Make a Payment
Report a Claim
Find An Agent
Why Choose Amerisure
Partners For Success
Communication Is Key
Find an Agency
Board of Directors
Products & Services
Amerisure Command Coverage
Contractors Advantage Program
Manufacturers Advantage Program
Fleet Safety Tips
Observational Safety Program
Organizational Safety Culture Survey
Hogan Behavioral Safety Assessment
Claim Cost Reduction
Report a Claim
Annual Premium Audit Service
Life at Amerisure
Diversity and Inclusion
Total Rewards Program
Students & Graduates
Internships and Development Programs
Amerisure Insights Blog
PROPERTY & CASUALTY
OCT 24, 2017
Aerial Lift Safety
Working with heights and operating machinery are both dangerous duties for your workers, but when these tasks are done simultaneously, the risk for injury or death doubles. To maintain the safety of your workers, you need to recognize the unique hazards aerial lifts pose. Keep your workers safe by remaining aware of the proper uses of aerial lifts, as well as the possible dangers you may face if you violate them.
What is an Aerial Lift?
is any vehicle-mounted machine that is designed to elevate personnel, such as extendable boom platforms, aerial ladders, scissor lifts and cherry pickers. Aerial lifts can be made from plastic, fiberglass or metal and are ideal when working extended periods at an above-ground worksite, such as during electrical installation or repair. On many jobsites, aerial lifts have become more popular than ladders and scaffolding due to their flexibility and mobility, so knowing the risks associated with them is essential to your employees’ safety.
Aerial Lift Hazards
The risks associated with aerial lifts go beyond a fall. In fact, falling from an aerial lift is
the highest cause
of fatalities among construction workers, but electrocution comes in a close second. Between 1992-1999, falling caused 26 percent of deaths for all boom-supported lifts and 44 percent of deaths for all scissor lifts, while electrocution caused 43 percent of all boom-related fatalities and 11 percent of all scissor lift fatalities. Collapses accounting for 17 percent of boom-supported and 30 percent scissor lift deaths.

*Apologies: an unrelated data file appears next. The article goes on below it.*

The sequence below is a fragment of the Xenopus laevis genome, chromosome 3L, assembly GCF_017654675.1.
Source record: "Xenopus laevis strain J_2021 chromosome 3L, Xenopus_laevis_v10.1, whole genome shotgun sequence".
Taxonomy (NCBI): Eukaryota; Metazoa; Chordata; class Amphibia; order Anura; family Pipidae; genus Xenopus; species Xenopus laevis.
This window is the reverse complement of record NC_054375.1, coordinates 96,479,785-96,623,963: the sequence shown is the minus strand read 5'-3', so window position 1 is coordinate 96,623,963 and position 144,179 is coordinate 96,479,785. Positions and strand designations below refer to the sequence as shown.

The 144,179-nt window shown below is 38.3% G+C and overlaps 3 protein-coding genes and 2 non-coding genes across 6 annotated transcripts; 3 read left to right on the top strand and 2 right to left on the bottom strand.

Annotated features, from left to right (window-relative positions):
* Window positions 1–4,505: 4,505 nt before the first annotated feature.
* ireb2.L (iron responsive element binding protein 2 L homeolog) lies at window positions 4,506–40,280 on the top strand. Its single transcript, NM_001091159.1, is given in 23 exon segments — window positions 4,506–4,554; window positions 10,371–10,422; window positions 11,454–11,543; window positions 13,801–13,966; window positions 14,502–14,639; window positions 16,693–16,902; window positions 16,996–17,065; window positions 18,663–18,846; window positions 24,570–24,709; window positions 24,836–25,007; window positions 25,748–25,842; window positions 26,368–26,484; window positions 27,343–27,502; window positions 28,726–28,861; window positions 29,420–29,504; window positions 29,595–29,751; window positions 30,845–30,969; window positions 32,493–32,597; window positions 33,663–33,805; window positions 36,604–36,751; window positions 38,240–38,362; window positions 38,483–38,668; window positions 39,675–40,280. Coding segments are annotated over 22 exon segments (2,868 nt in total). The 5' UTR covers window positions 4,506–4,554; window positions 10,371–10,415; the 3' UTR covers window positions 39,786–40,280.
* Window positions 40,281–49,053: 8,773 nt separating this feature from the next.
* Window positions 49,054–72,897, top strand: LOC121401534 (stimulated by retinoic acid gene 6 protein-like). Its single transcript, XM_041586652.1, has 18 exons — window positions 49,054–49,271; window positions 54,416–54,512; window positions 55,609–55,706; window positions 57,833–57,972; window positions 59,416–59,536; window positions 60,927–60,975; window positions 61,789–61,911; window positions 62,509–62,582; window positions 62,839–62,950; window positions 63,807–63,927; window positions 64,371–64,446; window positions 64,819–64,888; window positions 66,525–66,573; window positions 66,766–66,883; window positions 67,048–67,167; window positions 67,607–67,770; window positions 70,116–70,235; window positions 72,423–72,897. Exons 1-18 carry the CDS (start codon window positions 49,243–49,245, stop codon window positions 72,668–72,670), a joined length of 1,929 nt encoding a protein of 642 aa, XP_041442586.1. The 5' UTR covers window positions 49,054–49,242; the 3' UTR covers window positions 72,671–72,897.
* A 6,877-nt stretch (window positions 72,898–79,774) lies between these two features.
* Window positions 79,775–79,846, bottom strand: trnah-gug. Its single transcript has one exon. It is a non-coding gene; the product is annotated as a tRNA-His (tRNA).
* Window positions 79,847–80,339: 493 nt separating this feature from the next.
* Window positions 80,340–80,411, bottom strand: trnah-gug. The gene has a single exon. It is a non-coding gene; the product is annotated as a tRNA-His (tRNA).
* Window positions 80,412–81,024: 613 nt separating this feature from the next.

Other common hazards include:
Ejections from the lift platform
Getting struck by or striking overhead objects, including ceilings
Becoming caught in or between a bucket edge and a roof joist or beam
Before You Operate
The Occupational Safety and Health Administration (OSHA) requires you complete all proper maintenance checks by certified personnel before operating an aerial lift. Before each use, also make sure to properly inspect the machine for safety devices and operating controls. Aerial lifts should only be operated on a level, stable surface and you should check the overhead worksite for any overhanging obstructions and power lines.
Protecting your workers from death or injury while working on an aerial lift is your responsibility. You can keep them safe by following the
for maintenance, inspection and hazard prevention.
To protect against falls, be sure that your employees stand firmly, and always use a harness or other tether device in the bucket. Advise them to never climb over or lean on handrails, and to always check that the gates are closed before ascension.
While loading the bucket, it’s important to remember that the worker’s weight, tools and gear should be considered, in addition to the necessary materials, when calculating load limits. Never exceed the load limit as provided by the manufacturer, or carry objects that are larger than the platform of the lift. When it’s time to move the lift, do not allow your workers to drive it while the platform is raised or use it as a crane.
Finally, make sure your workers are aware of their environment, including overhead obstructions and uneven surfaces. When working outdoors, workers should always treat power lines as energized and remain a minimum of ten feet away. If working on a hill, be sure that your employees are using wheel-chocks to stabilize the lift.
For more information about aerial lift safety, please contact your agency or local Amerisure Risk Management Consultant at 800-257-1900 or